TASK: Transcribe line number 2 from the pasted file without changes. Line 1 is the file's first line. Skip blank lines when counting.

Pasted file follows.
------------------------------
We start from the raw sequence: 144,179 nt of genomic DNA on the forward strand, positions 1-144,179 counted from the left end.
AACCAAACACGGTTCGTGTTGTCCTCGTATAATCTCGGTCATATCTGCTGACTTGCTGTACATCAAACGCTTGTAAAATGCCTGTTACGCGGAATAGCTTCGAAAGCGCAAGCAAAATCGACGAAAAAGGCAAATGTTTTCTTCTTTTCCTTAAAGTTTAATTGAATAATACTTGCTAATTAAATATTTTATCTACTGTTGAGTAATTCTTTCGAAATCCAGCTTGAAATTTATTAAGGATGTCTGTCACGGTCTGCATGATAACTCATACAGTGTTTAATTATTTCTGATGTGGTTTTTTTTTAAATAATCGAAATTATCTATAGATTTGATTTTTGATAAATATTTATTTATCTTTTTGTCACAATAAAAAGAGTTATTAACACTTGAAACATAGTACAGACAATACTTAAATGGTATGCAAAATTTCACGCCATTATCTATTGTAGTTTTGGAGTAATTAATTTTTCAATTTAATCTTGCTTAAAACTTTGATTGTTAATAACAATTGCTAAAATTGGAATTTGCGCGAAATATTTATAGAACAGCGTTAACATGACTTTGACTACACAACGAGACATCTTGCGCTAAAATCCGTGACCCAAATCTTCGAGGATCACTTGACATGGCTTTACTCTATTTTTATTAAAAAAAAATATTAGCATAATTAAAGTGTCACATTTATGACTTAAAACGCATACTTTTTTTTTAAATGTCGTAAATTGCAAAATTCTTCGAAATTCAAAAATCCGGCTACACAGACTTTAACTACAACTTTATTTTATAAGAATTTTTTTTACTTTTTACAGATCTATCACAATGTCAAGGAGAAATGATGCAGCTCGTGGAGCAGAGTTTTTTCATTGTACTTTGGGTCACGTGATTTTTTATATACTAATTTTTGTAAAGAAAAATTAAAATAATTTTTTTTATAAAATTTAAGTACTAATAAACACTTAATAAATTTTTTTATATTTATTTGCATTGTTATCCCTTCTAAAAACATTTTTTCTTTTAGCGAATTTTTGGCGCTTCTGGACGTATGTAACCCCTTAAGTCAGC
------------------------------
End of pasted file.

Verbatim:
AACCAAACACGGTTCGTGTTGTCCTCGTATAATCTCGGTCATATCTGCTGACTTGCTGTACATCAAACGCTTGTAAAATGCCTGTTACGCGGAATAGCTTCGAAAGCGCAAGCAAAATCGACGAAAAAGGCAAATGTTTTCTTCTTTTCCTTAAAGTTTAATTGAATAATACTTGCTAATTAAATATTTTATCTACTGTTGAGTAATTCTTTCGAAATCCAGCTTGAAATTTATTAAGGATGTCTGTCACGGTCTGCATGATAACTCATACAGTGTTTAATTATTTCTGATGTGGTTTTTTTTTAAATAATCGAAATTATCTATAGATTTGATTTTTGATAAATATTTATTTATCTTTTTGTCACAATAAAAAGAGTTATTAACACTTGAAACATAGTACAGACAATACTTAAATGGTATGCAAAATTTCACGCCATTATCTATTGTAGTTTTGGAGTAATTAATTTTTCAATTTAATCTTGCTTAAAACTTTGATTGTTAATAACAATTGCTAAAATTGGAATTTGCGCGAAATATTTATAGAACAGCGTTAACATGACTTTGACTACACAACGAGACATCTTGCGCTAAAATCCGTGACCCAAATCTTCGAGGATCACTTGACATGGCTTTACTCTATTTTTATTAAAAAAAAATATTAGCATAATTAAAGTGTCACATTTATGACTTAAAACGCATACTTTTTTTTTAAATGTCGTAAATTGCAAAATTCTTCGAAATTCAAAAATCCGGCTACACAGACTTTAACTACAACTTTATTTTATAAGAATTTTTTTTACTTTTTACAGATCTATCACAATGTCAAGGAGAAATGATGCAGCTCGTGGAGCAGAGTTTTTTCATTGTACTTTGGGTCACGTGATTTTTTATATACTAATTTTTGTAAAGAAAAATTAAAATAATTTTTTTTATAAAATTTAAGTACTAATAAACACTTAATAAATTTTTTTATATTTATTTGCATTGTTATCCCTTCTAAAAACATTTTTTCTTTTAGCGAATTTTTGGCGCTTCTGGACGTATGTAACCCCTTAAGTCAGC